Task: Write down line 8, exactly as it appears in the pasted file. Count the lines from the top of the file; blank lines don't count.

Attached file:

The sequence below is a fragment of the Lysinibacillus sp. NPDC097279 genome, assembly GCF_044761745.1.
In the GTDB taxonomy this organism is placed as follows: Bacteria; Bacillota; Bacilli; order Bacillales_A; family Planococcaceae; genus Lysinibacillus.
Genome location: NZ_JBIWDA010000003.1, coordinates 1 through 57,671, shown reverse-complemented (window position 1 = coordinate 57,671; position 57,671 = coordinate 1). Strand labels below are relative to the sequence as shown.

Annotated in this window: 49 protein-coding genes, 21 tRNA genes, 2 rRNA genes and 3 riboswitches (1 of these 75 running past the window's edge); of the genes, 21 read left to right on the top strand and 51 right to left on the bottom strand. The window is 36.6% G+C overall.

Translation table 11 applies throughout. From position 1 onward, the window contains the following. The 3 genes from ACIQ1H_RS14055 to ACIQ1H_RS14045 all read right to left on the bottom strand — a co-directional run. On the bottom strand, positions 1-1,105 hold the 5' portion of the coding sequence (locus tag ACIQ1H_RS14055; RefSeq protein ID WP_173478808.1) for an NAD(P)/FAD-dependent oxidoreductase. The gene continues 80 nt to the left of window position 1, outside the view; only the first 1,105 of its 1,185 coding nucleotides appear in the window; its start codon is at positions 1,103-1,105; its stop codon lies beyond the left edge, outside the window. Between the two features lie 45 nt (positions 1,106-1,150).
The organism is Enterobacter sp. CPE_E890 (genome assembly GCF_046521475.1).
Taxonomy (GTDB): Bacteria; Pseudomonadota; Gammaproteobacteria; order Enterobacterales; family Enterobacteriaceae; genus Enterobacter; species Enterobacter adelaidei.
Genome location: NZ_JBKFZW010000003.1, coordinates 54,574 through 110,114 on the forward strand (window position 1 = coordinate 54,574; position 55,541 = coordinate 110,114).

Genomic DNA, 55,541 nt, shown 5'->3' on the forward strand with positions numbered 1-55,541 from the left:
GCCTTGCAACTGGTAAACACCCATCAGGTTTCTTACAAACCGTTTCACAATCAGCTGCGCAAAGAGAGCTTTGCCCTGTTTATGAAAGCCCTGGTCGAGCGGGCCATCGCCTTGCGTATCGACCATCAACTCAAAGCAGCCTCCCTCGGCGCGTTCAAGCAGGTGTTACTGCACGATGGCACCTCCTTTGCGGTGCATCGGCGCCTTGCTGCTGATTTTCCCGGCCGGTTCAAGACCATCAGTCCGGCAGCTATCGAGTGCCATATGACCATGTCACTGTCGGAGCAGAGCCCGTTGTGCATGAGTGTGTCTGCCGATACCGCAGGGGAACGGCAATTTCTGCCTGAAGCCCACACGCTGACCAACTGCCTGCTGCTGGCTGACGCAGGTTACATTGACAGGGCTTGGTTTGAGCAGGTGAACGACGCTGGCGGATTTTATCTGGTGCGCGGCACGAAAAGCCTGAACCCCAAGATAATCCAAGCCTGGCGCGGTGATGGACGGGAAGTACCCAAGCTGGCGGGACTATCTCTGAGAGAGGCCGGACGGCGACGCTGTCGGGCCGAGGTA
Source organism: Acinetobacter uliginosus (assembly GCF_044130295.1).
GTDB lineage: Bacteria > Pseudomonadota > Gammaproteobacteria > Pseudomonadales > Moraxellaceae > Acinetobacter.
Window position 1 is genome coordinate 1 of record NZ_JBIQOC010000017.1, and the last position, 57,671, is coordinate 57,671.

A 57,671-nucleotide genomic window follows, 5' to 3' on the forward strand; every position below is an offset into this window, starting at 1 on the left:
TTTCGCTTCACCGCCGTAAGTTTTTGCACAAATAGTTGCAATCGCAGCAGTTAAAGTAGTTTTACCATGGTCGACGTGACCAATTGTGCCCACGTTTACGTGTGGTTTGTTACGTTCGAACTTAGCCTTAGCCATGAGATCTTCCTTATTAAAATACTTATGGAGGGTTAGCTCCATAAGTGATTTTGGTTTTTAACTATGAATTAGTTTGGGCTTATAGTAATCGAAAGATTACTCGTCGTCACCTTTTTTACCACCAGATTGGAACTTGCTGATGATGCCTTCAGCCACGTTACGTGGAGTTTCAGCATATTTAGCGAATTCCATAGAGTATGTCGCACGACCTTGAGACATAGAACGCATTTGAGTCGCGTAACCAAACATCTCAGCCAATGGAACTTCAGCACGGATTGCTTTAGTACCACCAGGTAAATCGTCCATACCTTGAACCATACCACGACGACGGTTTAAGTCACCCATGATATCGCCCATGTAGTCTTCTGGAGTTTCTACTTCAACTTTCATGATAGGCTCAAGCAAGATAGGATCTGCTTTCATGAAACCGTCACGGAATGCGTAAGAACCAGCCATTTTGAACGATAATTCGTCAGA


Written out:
Genome location: NZ_JBKFZW010000003.1, coordinates 54,574 through 110,114 on the forward strand (window position 1 = coordinate 54,574; position 55,541 = coordinate 110,114).